A synthesis of collaborative integrated studies of permafrost disturbance impacts on carbon and nitrogen composition and export
Conférence présentée par Mélissa Lafrenière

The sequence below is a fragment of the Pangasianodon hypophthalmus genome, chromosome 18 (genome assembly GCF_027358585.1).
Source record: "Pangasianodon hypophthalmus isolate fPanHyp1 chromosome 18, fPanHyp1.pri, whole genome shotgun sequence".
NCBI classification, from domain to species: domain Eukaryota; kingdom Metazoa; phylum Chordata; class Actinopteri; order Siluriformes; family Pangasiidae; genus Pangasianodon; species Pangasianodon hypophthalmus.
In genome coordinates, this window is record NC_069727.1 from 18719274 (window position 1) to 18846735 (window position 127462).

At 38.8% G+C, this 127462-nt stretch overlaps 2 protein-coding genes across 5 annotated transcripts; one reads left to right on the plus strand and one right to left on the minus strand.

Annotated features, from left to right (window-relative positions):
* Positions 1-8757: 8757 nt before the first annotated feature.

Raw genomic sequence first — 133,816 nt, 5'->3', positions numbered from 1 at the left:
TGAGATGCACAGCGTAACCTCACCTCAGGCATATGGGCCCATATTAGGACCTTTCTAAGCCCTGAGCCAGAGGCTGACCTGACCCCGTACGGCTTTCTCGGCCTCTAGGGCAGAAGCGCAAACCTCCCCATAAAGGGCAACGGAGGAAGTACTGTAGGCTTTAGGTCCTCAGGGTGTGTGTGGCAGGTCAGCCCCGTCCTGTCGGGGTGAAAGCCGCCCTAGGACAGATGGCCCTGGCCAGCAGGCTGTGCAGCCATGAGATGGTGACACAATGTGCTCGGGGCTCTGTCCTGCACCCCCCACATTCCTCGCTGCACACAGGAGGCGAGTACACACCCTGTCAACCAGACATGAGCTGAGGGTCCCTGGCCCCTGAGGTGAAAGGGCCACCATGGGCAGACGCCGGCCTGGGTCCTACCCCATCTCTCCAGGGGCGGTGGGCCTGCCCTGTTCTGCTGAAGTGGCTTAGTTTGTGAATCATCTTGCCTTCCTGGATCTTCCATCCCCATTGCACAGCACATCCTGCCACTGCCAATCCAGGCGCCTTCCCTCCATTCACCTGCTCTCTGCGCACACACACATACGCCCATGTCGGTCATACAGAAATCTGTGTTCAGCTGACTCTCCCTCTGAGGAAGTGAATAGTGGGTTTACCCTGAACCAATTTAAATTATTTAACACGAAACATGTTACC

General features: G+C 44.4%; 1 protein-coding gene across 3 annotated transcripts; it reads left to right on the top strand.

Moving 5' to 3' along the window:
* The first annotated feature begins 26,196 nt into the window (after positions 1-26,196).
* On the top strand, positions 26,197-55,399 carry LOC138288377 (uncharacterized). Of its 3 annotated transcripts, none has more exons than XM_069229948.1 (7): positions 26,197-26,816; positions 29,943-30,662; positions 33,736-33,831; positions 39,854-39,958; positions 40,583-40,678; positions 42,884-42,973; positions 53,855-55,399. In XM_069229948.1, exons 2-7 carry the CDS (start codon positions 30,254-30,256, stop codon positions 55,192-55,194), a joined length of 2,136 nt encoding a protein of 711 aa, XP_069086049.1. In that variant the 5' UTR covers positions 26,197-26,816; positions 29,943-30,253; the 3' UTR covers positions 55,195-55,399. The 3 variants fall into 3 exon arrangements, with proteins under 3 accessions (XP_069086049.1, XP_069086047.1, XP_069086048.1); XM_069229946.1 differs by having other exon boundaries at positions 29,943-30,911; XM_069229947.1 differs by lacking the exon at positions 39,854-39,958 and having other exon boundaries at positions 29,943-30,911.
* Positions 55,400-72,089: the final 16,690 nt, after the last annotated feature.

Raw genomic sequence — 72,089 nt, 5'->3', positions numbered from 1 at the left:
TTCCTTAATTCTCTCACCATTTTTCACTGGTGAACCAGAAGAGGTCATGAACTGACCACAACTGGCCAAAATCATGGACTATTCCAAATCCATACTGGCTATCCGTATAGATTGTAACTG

Climate change has a direct impact on both on permafrost stability and hydrology. The disturbance of permafrost (both thermal and physical) and changing hydrological regimes will substantially alter the sources, transport, and biogeochemical cycling of carbon (C) and nitrogen (N) in arctic watersheds, which stand to impact the ecological function of downstream freshwater and marine ecosystems. This seminar will present a synthesis of the collaborative and integrated research at the Cape Bounty Arctic Watershed Observatory (CBAWO), Melville Island, NU, that has been investigating the response of organic matter and N dynamics in headwater permafrost watersheds to disturbance that occurred in response to extreme warming and heavy rainfall in the summer of 2007. Through a number of collaborative studies involving the use of spectroscopic and isotope techniques we have been examining changes in the composition, source, and age of both dissolved (DOM) and soil organic matter (SOM) and the composition and source of dissolved nitrogen, at different catchment scales and temporal resolution. Results from these studies indicate that physical disturbance of permafrost leads to the enhanced export of dissolved inorganic N (DIN) as well as older, fresher, and likely more labile organic SOM and DOM. The multi-year studies also highlight the significance of rainfall as a driver of export of inorganic N and fresh organic matter. Furthermore, our observations illustrate that these impacts are evident for several years post-disturbance. As organic matter decomposition is often N limited, the combined increase in nutrient and labile carbon export suggests that disturbances may strengthen the permafrost C feedback on climate change. Together these provide important seasonal and multi-year data that can form the basis for modeling the response of C and N cycles to permafrost and climate change in the region.